Averaged over Earth’s surface, the 1993–2020 heat-gain rates were 0.37–0.41 Watts per square meter for depths from 0–700 meters (down to 0.4 miles), depending on which research group’s analysis you consult. Meanwhile, heat gain rates were 0.15–0.31 Watts per square meter for depths of 700–2,000 meters (0.4–1.2 miles). For depths between 2000–6000 meters (1.2–3.7 miles), the estimated increase was 0.06 Watts per square meter for the period from June 1992 to July 2011. According to the State of the Climate 2019 report, “Summing the three layers (despite their slightly different time periods as given above), the full-depth ocean heat gain rate ranges from 0.58 to 0.78 W m-2 applied to Earth’s entire surface.”

The article has helpful short summaries on how heat moves and measuring ocean heat. They link to Global Ocean Heat and Salt Content: Seasonal, Yearly, and Pentadal Fields for the data.

What is Thwaites?

Thwaites is an important glacier. In fact, it is so important it gets in own set of webpages. From The International Thwaites Glacier Collaboration (ITGC):

The NERC and NSF partnership, called the International Thwaites Glacier Collaboration (ITGC), covers research across Thwaites Glacier and its adjacent ocean region; the glacier flows into Pine Island Bay, part of Amundsen Sea. ITGC is the largest joint UK-US project undertaken on the southern continent in 70 years.

Over the past 30 years, the amount of ice flowing out of this 120-kilometer-wide region has nearly doubled. Overall the glacier is the size of the island of Britain, or the state of Florida, and it straddles some of the deepest bedrock in the southern continent.

From a CIRES article The Threat from Thwaites: The Retreat of Antarctica’s Riskiest Glacier (12/12/2021):

“Thwaites is the widest glacier in the world,” said Ted Scambos, a senior research scientist at the Cooperative Institute for Research in Environmental Sciences (CIRES). “It’s doubled its outflow speed within the last 30 years, and the glacier in its entirety holds enough water to raise sea level by over two feet. And it could lead to even more sea-level rise, up to 10 feet, if it draws the surrounding glaciers with it.”

The CIRES article has interesting information about the dynamics at play. The ITGC pages includes some education resources and a data page with links to data in various types but one is a csv file.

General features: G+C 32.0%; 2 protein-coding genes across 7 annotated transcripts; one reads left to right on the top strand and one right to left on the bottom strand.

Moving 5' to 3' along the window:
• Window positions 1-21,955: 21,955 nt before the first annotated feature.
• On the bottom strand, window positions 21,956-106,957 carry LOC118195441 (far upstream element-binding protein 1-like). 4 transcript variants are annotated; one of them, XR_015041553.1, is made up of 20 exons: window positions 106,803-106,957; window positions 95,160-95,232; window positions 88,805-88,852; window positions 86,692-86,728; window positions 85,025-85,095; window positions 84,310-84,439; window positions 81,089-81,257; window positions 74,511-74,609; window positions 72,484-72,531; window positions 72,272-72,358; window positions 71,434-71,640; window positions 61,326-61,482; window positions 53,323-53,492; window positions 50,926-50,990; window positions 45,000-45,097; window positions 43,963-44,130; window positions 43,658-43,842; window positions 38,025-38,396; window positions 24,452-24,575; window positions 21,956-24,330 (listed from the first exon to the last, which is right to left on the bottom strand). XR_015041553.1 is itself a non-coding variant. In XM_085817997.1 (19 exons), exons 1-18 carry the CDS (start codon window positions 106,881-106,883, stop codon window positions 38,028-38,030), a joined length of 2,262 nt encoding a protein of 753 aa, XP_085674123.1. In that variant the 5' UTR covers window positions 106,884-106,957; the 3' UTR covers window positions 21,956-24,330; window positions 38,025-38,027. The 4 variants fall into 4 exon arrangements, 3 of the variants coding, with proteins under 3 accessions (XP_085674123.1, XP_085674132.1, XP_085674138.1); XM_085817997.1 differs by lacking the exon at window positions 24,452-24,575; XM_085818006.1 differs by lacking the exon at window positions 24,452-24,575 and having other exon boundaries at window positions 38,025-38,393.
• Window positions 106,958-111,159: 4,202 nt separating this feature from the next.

How hot was Nov 2021?

From NOAA’s Global Climate Report – November 2021:

The global average temperature over the land and ocean surfaces for November 2021 was 0.91°C (1.64°F) above the 20th century average of 12.9°C (55.2°F), the fourth highest for November since global temperature records began in 1880. The 10 warmest Novembers have occurred since 2004.

Some highlights:

The Northern Hemisphere had its second warmest November on record with a temperature departure of +1.24°C (+2.23°F). This was 0.06°C (0.11°F) shy of tying the record set in November of 2020.

Africa had its warmest November on record, with a temperature departure of +1.61°C (+2.90°F). This value surpassed the now second warmest November set in 2019 by 0.05°C (0.09°F). The Caribbean region had a near-record warm November (tied with 2016), behind the record set in 2015.

Time series data near the top of the page.

How much did wage inequality change in 2020?

The EPI article Wage inequality continued to increase in 2020 by Lawrence Mishel and Jori Kandra (12/13/2021) provides the graph copied here. As for the share of the overall pot:

This disparity in wage growth reflects a sharp long-term rise in the share of total wages earned by those at the very top: the top 1.0% earned 13.8% of all wages in 2020, up from 7.3% in 1979. That marks the second highest share of earnings for the top 1.0% since the earliest year, 1937, when data became available (matching the tech bubble share of 13.8% in 2000 and below the share of 14.1% in 2007). The share of wages for the bottom 90% fell from 69.8% in 1979 to just 60.2% in 2020.

The article also has two tables of data that could be useful in stats or QL course.

Which party can speak more freely?

The Pew article Republicans continue to see a national political climate more comfortable for Democrats than for GOP by Bradley Jones (12/8/2021) is another example of the disconnect in the U.S.

When Republicans take stock of the national climate for political discourse, they see a much more hospitable environment for Democrats than for members of their own party. About six-in-ten Republicans and Republican-leaning independents in the United States (63%) think that “Democrats in this country are very comfortable to freely and openly express their political views,” but only about two-in-ten (19%) think Republicans around the nation experience that same level of comfort.

Responses from Dems go the other way but aren’t as extreme. Pew provides the questions asked and the methodology.